Sundar Jha vs Bansman Jha on 8 February, 1906

Calcutta High Court
Sundar Jha vs Bansman Jha on 8 February, 1906
Equivalent citations: (1906) ILR 33 Cal 367
Author: H A Pratt
Bench: Harington, Pratt


Harington and Pratt, JJ.

1. This is an appeal from the order of the Sub-Judge returning a plaint for amendment on the ground that it was bad for misjoinder.

2. The plaintiffs are 4 in number and they all claim possession of the entire 16 annas of certain properties. They claim under different titles. The first three are heirs of Kamala Nath Jha, deceased, while plaintiff No. 4 derives his title to ten annas out of the sixteen by purchase from plaintiffs Nos. 1 to 3.

3. The learned Subordinate Judge considered that the cause of action of plaintiffs 1 to 3 was a different cause of action from that of plaintiff No. 4, and accordingly returned the plaint for amendment.

4. The whole question turns on the meaning of “same cause of action” in Section 26 of the Civil Procedure Code.

5. The words “cause of action” may be the statement of the wrong for which the plaintiff seeks redress–as for example a plaintiff’s cause of action may be a breach by the defendant of a contract to sell and deliver goods–refusal by the defendant to give up possession of lands to which the plaintiff is entitled–or publication of a libel on the plaintiff. All these may in the ordinary language be described as “causes of action.”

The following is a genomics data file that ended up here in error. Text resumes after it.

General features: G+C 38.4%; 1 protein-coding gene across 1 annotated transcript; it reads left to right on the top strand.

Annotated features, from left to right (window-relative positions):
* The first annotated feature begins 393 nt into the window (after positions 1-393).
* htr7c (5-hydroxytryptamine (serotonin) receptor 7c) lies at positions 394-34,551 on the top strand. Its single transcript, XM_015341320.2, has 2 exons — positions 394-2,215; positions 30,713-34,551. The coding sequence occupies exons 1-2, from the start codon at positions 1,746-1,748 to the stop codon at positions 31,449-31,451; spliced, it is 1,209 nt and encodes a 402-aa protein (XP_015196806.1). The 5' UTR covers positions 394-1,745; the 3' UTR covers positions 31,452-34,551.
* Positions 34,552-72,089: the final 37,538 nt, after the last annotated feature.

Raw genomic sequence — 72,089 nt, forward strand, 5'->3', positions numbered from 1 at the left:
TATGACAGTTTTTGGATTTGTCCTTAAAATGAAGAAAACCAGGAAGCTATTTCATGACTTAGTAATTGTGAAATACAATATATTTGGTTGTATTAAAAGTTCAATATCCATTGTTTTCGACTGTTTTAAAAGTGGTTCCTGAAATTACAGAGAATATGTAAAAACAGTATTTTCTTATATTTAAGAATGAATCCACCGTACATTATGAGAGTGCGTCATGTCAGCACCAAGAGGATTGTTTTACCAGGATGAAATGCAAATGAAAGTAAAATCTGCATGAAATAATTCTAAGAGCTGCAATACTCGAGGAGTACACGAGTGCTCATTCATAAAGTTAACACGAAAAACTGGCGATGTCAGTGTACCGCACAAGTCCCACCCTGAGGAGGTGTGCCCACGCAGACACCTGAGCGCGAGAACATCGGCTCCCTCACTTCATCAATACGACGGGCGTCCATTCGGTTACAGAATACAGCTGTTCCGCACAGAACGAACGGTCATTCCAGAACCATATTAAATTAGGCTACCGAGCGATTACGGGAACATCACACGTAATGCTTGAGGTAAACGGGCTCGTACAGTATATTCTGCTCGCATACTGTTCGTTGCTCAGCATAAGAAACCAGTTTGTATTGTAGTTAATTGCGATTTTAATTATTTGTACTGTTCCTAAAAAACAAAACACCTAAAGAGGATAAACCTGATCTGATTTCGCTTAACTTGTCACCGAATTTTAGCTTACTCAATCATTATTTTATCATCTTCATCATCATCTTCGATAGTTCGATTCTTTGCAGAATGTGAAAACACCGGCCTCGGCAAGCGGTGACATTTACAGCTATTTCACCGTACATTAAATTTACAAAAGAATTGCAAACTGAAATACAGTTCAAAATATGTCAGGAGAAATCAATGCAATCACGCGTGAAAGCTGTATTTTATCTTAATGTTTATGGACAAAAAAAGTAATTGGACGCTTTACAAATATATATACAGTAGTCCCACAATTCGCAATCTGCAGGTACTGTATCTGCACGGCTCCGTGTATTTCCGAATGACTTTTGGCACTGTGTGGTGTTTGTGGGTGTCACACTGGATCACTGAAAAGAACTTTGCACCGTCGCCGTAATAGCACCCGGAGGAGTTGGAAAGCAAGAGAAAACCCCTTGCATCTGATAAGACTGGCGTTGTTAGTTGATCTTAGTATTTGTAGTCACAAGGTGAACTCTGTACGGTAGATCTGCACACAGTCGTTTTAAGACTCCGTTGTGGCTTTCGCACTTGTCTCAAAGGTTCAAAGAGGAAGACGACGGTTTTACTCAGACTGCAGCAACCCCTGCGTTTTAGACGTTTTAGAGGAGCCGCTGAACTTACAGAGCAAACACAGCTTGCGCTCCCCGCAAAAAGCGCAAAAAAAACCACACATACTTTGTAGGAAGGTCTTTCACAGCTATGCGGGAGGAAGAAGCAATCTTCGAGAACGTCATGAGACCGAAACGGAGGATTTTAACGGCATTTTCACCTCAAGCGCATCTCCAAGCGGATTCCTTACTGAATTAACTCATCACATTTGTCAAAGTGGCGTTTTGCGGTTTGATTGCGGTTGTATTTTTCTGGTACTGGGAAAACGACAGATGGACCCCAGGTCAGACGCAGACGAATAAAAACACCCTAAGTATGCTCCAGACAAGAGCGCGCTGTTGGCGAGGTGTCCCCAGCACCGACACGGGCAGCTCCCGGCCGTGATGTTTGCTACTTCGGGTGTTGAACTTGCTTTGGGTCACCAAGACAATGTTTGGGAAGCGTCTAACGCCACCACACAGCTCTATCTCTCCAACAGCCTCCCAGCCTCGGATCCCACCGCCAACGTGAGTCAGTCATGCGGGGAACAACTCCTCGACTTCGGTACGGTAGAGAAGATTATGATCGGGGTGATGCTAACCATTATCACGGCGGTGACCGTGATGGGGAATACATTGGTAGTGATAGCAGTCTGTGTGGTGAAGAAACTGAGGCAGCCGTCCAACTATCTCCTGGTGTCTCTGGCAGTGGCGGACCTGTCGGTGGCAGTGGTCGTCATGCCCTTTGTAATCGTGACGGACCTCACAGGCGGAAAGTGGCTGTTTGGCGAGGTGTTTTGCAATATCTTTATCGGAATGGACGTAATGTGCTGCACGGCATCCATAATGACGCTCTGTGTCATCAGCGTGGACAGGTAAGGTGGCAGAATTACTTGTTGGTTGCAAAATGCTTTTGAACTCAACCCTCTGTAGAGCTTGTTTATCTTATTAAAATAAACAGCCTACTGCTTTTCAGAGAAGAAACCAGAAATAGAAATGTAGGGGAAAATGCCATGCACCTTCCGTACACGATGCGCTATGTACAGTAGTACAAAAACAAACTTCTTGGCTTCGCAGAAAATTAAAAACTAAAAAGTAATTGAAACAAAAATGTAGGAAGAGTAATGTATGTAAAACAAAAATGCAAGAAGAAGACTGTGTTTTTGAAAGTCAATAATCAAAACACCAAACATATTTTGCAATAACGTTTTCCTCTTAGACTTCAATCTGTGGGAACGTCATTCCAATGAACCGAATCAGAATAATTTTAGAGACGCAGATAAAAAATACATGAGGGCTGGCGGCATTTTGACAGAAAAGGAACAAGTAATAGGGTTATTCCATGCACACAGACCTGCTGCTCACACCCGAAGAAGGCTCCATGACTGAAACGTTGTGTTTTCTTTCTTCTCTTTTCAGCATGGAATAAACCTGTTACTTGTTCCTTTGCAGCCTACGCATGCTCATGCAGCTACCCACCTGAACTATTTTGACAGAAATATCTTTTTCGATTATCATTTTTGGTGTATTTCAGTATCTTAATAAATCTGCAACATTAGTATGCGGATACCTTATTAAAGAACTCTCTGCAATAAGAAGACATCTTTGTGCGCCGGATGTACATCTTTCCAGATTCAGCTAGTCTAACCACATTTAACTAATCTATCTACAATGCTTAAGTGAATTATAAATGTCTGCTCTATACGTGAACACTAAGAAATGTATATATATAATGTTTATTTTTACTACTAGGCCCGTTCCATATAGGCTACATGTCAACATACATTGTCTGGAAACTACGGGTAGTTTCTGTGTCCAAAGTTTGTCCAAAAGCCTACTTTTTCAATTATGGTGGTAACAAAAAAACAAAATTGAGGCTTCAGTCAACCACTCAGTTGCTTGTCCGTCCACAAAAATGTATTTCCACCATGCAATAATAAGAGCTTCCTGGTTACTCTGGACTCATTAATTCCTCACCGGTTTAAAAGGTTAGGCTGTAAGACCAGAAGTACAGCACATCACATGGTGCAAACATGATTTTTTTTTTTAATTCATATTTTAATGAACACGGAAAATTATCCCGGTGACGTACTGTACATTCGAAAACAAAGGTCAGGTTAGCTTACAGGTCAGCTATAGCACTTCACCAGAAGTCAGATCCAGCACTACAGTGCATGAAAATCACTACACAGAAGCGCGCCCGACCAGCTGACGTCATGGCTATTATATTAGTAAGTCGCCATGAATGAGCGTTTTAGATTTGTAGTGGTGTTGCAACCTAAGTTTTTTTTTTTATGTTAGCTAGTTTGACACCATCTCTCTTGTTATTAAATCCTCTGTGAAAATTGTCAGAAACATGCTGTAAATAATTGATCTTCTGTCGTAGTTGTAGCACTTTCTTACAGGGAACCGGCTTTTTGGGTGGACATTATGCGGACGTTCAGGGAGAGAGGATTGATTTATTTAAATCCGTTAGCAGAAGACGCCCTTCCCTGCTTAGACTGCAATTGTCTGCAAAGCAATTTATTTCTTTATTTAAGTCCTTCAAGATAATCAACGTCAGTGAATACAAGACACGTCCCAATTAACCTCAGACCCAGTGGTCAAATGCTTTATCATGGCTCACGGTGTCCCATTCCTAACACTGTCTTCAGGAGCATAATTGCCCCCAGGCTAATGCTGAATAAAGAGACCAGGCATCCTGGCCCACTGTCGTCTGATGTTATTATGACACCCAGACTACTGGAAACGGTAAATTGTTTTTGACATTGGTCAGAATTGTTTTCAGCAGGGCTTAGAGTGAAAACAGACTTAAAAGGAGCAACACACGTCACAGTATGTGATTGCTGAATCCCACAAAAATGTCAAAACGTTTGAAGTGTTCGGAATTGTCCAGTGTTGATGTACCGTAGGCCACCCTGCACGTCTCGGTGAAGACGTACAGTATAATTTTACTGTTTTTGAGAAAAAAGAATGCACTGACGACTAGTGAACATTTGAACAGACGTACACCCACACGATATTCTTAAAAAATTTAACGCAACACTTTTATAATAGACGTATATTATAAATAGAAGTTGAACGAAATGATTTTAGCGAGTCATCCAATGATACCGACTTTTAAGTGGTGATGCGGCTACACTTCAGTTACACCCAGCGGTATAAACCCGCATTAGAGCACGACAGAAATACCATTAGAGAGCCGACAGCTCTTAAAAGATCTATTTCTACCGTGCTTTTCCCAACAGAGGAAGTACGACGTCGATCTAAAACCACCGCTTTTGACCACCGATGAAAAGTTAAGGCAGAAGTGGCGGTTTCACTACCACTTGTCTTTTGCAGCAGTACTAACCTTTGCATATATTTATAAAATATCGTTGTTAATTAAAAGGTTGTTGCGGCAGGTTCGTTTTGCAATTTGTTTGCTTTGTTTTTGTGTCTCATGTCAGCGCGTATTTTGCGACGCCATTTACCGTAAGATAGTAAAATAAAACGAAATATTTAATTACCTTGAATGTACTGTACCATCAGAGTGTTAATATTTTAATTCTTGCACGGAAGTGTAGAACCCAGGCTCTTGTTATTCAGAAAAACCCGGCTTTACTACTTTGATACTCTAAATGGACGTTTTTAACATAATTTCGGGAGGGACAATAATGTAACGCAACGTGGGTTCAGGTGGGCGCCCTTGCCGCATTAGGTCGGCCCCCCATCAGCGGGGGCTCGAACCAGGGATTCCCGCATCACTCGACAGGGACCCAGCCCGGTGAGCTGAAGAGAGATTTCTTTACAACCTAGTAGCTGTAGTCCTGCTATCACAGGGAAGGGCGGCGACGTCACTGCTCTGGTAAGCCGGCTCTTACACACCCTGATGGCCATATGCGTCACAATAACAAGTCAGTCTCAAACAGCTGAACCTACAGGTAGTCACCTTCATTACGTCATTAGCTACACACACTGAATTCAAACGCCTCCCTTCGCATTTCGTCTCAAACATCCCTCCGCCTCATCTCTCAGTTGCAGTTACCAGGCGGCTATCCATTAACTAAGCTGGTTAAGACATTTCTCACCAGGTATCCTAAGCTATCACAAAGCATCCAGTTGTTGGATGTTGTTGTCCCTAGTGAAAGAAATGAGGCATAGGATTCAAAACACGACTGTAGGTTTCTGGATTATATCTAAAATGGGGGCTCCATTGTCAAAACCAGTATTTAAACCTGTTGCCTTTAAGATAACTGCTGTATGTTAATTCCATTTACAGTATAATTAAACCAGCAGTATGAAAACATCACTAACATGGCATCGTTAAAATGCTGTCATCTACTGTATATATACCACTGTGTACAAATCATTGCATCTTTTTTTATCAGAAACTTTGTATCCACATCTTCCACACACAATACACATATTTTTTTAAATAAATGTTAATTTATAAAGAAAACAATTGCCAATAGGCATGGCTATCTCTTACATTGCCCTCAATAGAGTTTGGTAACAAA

6. In England “cause of action” has been defined as every fact, which, if traversed, the plaintiff would have to prove to entitle him to the relief he claims; in other words “cause of action” has been interpreted as meaning a statement of all the facts which give rise to the plaintiff’s right to relief.

7. The meaning of the phrase has been considered in the case of Salima Bibi v. Sheikh Muhammad (1895) I.L.R. 18 All. 131, in which it was held by Edge C. J. and Burkitt J. that cause of action in Section 31 of the Civil Procedure Code was to be defined as it was in England. The meaning in Section 26 was also considered in this Court in the case of Haramoni Dassi v. Hari Churon Chowdhry (1895) I.L.R. 22 Calc. 833. In that case the Allahabad case is not referred to, and the Court held that the qualification implied in the words in respect of the same cause of action would be satisfied, if the facts which constituted the infringement of the right of the several plaintiffs were the same.

8. If this interpretation be followed, there is nothing in the facts of this case which renders the suit bad for misjoinder.

9. We think that in this section the words must bear the meaning attached to them in the case of Haramoni Dassi v. Hari Churon Choudhry (1895) I.L.R. 22. Calc. 833. Unless that meaning is given it would be impossible as the learned Judges, who decided the case, point out to give a meaning to that portion of the section which provides, for joinder of plaintiffs in the same action, where the rights claimed are alternative.

10. In the present case the plaintiffs all ask jointly for possession of the same property. Their cause of action is the refusal by the defendant to yield them possession.

11. In our opinion they can lawfully be joined notwithstanding that the facts, on which the right to joint possession arises, are not the same.

12. The appeal must therefore be allowed with costs.

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